As the virus continues to move through the United States and other countries, it could lead to production and supply problems for several months, and it could cause events like WWDC to be canceled. This guide covers everything that we know about COVID-19’s impact on Apple.
SARS-CoV-2 is a virus in the coronavirus family that surfaced in Wuhan, China in December of 2019, and the illness that it causes is COVID-19. It is believed that the virus originated at a seafood market where exotic animal meats were sold, though Chinese scientists have suggested that it may have originated elsewhere and then spread in the market.
Genetically, SARS-CoV-2 has been found to have a similarity to coronaviruses in bats, which is the animal it may have originated from, though researchers believe a secondary animal such as a pangolin was involved in the transmission.
Coronaviruses cause respiratory tract infections, and while many coronaviruses in humans cause mild problems similar to a cold, rarer versions are more dangerous. Other examples of coronaviruses that have raised alarms in the past include SARS and MERS, both of which were deadlier than SARS-CoV-2, but not as widespread. Symptoms include fever, a dry cough, and shortness of breath.
Regardless of where SARS-CoV-2 came from, the virus has infected over 95,000 people and killed more than 3,000, primarily in China. It has spread to over 50 locations around the world, including the United States, and in the U.S. specifically, there have been cases of community transmission, where medical professionals are unsure of how the virus was contracted.
Many younger people who contract COVID-19 have recovered, but because this is a new virus, there are still many unknowns, and older people who are more prone to respiratory issues have not fared as well. There are also unknowns about the extent of the transmissibility of the virus, which has led to events worldwide being canceled as it spreads.
For those who want more information on the COVID-19 outbreak, the CDC’s website is a good source.
Coronavirus Impact on Apple’s Device Sales
When news of COVID-19 spread in late January and infection numbers began to rise, Apple shut down all retail stores, corporate offices, and contact centers in China for two or more weeks.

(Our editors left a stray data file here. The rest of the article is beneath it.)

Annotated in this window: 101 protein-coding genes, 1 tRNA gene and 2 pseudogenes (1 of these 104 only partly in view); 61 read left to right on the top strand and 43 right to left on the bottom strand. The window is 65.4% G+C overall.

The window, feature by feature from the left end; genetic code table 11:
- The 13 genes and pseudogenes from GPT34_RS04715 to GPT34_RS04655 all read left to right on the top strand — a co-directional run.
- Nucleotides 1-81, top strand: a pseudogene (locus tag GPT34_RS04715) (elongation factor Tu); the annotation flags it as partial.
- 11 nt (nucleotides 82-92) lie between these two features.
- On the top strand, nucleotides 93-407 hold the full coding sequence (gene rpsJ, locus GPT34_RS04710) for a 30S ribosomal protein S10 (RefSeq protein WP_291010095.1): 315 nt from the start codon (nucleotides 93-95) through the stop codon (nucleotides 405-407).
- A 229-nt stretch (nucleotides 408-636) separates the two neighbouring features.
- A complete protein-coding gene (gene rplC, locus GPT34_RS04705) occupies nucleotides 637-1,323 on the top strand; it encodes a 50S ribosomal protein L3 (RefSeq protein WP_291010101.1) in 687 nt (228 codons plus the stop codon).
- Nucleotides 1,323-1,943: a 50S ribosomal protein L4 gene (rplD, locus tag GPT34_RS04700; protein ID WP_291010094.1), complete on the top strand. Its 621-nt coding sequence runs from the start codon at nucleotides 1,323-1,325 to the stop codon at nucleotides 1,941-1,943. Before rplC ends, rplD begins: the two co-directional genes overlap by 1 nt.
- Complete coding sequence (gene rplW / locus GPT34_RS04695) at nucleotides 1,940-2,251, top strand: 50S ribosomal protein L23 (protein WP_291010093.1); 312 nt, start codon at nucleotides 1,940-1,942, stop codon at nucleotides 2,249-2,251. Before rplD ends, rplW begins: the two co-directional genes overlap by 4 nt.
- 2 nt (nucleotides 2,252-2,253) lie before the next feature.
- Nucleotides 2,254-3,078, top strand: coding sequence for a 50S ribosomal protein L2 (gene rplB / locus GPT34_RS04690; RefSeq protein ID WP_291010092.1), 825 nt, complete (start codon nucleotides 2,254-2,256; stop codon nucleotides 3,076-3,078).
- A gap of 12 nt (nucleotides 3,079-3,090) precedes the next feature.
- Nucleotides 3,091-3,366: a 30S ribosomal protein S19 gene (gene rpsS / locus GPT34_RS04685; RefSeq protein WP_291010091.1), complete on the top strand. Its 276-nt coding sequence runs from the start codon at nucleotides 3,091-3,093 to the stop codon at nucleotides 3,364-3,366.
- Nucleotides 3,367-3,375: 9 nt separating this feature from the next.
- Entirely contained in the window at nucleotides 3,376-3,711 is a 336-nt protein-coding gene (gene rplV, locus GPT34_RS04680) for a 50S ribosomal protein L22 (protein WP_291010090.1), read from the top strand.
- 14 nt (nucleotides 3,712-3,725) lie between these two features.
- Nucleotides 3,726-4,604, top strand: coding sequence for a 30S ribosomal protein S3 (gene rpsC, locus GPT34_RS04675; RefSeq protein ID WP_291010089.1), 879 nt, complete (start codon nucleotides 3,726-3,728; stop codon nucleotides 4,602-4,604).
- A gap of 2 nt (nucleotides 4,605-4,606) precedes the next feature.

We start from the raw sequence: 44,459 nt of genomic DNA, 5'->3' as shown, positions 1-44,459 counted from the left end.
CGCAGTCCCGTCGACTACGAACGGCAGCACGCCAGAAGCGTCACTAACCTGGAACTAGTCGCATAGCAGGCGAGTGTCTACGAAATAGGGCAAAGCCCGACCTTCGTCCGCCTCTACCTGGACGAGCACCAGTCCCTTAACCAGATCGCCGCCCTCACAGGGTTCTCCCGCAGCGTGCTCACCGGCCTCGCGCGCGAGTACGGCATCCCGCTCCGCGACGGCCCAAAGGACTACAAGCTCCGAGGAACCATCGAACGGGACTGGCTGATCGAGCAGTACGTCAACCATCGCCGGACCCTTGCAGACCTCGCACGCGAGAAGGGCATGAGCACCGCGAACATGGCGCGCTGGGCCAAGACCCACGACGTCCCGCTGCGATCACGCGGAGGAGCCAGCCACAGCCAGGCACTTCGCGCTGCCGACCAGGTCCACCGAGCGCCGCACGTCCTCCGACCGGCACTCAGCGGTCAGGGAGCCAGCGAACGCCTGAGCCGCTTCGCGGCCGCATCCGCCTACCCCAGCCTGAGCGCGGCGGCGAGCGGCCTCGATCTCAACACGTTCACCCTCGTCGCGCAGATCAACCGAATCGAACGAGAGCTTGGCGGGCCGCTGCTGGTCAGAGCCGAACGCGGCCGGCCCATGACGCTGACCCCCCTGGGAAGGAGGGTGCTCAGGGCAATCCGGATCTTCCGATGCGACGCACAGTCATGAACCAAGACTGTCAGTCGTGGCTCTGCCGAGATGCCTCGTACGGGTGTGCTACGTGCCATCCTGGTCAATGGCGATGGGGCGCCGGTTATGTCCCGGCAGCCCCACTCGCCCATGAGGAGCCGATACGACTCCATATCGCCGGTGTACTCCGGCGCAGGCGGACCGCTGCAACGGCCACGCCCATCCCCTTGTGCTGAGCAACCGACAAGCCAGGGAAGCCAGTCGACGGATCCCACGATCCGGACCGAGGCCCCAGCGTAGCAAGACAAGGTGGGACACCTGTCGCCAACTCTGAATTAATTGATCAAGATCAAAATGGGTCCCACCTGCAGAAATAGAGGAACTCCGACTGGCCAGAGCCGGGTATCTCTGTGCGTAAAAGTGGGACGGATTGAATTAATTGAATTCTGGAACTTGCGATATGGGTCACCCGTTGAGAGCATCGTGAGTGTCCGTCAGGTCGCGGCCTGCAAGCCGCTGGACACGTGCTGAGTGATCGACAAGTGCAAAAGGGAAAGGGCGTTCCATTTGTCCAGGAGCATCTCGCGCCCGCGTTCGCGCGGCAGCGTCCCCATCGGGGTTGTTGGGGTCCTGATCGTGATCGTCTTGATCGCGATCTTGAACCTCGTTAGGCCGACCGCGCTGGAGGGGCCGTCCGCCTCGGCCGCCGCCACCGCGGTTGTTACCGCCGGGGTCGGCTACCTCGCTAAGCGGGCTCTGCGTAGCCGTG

Many of the stores started reopening in late February, but there are still some store locations that remained closed into March, while other stores that reopened in February are operating on reduced hours.
Closing stores, operating on reduced hours, government-imposed travel bans and quarantines, and the public’s fear over contracting coronavirus in public spaces have led to less foot traffic in stores in China, which has significantly impacted Apple’s sales in the country.
Coronavirus Impact on Apple’s Device Production
Many of Apple’s suppliers in China were forced to shut down production for several weeks in early February, with the factory closures coming right after the Lunar New Year holiday. Main iPhone suppliers that include Foxconn and Pegatron were closed for quite some time because an outbreak of COVID-19 at a supplier campus where workers live in close quarters would be devastating.
Apple’s factories were up and running by mid to late February for the most part, but travel restrictions from heavily impacted areas in China, mandatory quarantines, and low labor return rates led to delays with factories ramping up to full production. Outbreaks in new countries like South Korea have also led to factory closures.
Supplier issues have already led to some Apple products having long ship times, such as build-to-order versions of the iMac, iMac Pro, Mac Pro, and MacBook Pro, and this could be more of a problem in coming months as existing component supplies dwindle.
Analysts have lowered their estimated device shipments for the first half of 2020 due to the coronavirus, and the overall impact of the coronavirus throughout the rest of 2020 remains to be seen.
Rumors suggest that Apple plans to move forward with the launch of the rumored low-cost iPhone that’s expected in March, but it’s possible there could be some supply issues. Also at risk is the 2020 iPhone lineup, which Apple begins working on much earlier in the year.